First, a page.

A natural resource manager is responsible for overseeing and implementing sustainability and conservation strategies. They do what they do to protect wildlife, trees, plants, soil, and water. Their work is done on parks, historic sites, construction sites, and mining sites. Natural resources managers work around human activities that may benefit or harm the natural environment. As a natural resource manager, you oversee conservation activities and ensure they are compliant with government laws and regulations. You also help develop plans for land use. Foresters, wildlife managers, parks managers, etc., are specialized natural resource managers.
Since it is a broad discipline, natural resource managers must have at least a bachelor's degree in any related field. Experience in a natural resources setting is also required. Natural resource managers work in private industries, academic institutions, government agencies, and regulatory bodies. They earn an hourly rate of $58 and an average gross salary of $119,938.
There is more than meets the eye when it comes to being a natural resource manager. For example, did you know that they make an average of $35.58 an hour? That's $74,007 a year!
Between 2018 and 2028, the career is expected to grow 3% and produce 1,000 job opportunities across the U.S.
There are certain skills that many natural resource managers have in order to accomplish their responsibilities. By taking a look through resumes, we were able to narrow down the most common skills for a person in this position. We discovered that a lot of resumes listed management skills, physical stamina and analytical skills.
When it comes to the most important skills required to be a natural resource manager, we found that a lot of resumes listed 17.5% of natural resource managers included wildlife, while 13.9% of resumes included business development, and 9.7% of resumes included gis. Hard skills like these are helpful to have when it comes to performing essential job responsibilities.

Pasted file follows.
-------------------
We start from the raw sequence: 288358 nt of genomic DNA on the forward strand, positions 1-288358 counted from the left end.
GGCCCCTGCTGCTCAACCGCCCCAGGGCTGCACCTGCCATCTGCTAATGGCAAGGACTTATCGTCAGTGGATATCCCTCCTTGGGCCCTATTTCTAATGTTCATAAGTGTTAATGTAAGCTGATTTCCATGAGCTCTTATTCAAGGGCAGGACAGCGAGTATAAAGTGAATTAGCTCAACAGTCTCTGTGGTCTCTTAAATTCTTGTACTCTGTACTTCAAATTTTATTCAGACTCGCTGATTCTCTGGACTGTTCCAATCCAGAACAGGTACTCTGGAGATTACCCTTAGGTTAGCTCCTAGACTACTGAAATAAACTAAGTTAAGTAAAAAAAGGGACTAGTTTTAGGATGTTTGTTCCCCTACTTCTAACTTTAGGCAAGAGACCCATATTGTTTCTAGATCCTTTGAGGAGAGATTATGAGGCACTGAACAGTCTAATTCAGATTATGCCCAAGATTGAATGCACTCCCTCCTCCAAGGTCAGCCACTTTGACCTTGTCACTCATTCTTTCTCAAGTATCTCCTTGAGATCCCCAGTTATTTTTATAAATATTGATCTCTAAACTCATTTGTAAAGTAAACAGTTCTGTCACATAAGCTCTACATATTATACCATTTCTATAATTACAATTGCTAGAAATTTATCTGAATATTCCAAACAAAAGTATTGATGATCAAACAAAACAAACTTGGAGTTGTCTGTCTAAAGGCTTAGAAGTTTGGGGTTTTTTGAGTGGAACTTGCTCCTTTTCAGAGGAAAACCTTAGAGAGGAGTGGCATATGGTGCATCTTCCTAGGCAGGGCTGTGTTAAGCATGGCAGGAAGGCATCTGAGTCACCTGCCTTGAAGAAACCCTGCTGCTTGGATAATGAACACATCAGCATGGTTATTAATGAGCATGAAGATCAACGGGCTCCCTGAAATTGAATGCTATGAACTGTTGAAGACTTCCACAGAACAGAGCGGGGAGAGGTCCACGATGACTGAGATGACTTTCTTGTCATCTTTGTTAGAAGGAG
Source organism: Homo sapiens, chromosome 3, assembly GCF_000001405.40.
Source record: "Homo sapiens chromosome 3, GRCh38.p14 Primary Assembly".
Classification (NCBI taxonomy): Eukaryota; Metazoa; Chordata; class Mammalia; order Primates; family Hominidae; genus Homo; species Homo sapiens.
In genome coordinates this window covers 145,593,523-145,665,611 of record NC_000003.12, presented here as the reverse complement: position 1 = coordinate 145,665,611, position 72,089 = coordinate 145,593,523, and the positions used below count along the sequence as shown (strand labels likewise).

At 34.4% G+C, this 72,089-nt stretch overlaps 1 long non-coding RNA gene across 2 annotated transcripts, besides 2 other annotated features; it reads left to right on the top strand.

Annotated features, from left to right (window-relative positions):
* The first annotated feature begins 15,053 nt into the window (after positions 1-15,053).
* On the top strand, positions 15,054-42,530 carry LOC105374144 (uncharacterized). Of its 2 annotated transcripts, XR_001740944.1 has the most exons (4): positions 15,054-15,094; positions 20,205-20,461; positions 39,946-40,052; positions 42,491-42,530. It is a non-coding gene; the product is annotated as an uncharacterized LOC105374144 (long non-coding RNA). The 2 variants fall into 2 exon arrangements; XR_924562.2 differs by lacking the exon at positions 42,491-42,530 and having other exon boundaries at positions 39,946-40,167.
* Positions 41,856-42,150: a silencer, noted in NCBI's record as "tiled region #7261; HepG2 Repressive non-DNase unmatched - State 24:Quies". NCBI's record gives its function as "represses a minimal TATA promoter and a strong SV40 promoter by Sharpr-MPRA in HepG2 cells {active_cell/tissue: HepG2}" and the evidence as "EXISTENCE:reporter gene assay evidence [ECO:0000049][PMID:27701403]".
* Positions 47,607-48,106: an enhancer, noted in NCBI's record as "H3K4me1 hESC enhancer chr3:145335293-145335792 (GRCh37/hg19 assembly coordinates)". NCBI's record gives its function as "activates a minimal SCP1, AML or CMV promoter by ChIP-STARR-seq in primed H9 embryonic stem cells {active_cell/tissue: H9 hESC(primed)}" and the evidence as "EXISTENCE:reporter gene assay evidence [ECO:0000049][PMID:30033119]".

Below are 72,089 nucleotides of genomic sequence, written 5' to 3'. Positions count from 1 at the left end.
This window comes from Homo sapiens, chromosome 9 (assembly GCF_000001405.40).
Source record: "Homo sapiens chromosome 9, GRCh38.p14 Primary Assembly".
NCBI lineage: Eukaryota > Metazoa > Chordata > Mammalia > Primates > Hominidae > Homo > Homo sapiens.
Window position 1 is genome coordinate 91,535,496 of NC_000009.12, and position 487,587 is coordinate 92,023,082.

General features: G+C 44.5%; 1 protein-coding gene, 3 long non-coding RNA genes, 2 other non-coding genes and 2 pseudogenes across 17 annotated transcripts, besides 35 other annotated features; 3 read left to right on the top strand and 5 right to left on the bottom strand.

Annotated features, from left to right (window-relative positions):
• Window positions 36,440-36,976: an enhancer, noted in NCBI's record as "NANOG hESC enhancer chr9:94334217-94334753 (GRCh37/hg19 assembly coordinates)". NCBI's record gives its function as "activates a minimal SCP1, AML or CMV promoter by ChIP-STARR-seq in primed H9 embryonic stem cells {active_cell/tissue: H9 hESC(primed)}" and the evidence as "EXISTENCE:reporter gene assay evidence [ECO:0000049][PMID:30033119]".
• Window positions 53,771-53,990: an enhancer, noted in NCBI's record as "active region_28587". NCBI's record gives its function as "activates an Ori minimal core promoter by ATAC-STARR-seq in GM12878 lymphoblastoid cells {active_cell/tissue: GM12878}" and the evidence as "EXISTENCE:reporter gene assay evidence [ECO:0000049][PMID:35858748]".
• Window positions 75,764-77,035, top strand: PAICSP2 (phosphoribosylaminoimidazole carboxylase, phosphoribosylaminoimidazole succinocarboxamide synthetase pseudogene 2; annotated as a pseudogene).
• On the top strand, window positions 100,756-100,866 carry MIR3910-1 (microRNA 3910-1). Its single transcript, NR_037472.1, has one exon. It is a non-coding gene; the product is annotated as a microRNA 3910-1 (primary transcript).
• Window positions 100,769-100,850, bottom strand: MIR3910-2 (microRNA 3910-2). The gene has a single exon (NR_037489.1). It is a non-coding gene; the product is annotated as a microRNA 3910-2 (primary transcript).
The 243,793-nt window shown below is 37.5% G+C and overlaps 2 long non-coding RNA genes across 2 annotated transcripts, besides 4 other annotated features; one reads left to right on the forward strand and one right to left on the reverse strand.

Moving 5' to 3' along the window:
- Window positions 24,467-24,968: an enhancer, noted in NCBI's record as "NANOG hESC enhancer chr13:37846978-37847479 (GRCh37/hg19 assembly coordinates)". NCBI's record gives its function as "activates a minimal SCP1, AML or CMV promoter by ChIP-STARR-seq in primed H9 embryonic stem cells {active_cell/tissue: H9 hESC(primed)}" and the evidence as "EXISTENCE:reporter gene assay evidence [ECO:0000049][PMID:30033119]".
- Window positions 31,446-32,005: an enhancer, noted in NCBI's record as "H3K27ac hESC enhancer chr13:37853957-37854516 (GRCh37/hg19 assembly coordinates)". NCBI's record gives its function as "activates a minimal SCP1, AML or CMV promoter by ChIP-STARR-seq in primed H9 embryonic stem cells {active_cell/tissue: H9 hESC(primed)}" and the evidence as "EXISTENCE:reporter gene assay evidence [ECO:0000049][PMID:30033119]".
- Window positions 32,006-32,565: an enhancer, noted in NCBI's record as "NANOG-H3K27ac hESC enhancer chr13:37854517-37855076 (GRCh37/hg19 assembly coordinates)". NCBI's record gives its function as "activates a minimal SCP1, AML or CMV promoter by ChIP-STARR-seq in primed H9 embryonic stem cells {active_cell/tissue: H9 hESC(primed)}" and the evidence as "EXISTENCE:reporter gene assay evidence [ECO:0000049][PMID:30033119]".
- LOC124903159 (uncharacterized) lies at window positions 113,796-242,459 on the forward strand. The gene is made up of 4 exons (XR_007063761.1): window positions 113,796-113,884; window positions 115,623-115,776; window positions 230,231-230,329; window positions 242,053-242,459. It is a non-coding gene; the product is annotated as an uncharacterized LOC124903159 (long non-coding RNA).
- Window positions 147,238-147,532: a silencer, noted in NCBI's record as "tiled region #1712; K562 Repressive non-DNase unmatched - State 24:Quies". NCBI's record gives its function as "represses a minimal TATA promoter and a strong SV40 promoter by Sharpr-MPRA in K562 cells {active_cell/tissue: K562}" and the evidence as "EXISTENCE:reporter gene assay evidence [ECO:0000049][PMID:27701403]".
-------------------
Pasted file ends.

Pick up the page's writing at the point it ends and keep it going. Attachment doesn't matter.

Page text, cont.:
When it comes to searching for a job, many search for a key term or phrase. Instead, it might be more helpful to search by industry, as you might be missing jobs that you never thought about in industries that you didn't even think offered positions related to the natural resource manager job title. But what industry to start with? Most natural resource managers actually find jobs in the non profits and finance industries.
If you're interested in becoming a natural resource manager, one of the first things to consider is how much education you need. We've determined that 65.7% of natural resource managers have a bachelor's degree. In terms of higher education levels, we found that 15.7% of natural resource managers have master's degrees. Even though most natural resource managers have a college degree, it's possible to become one with only a high school degree or GED.
Choosing the right major is always an important step when researching how to become a natural resource manager. When we researched the most common majors for a natural resource manager, we found that they most commonly earn bachelor's degree degrees or master's degree degrees. Other degrees that we often see on natural resource manager resumes include associate degree degrees or doctoral degree degrees.
You may find that experience in other jobs will help you become a natural resource manager. In fact, many natural resource manager jobs require experience in a role such as graduate research assistant. Meanwhile, many natural resource managers also have previous career experience in roles such as biological technician or wildlife biologist.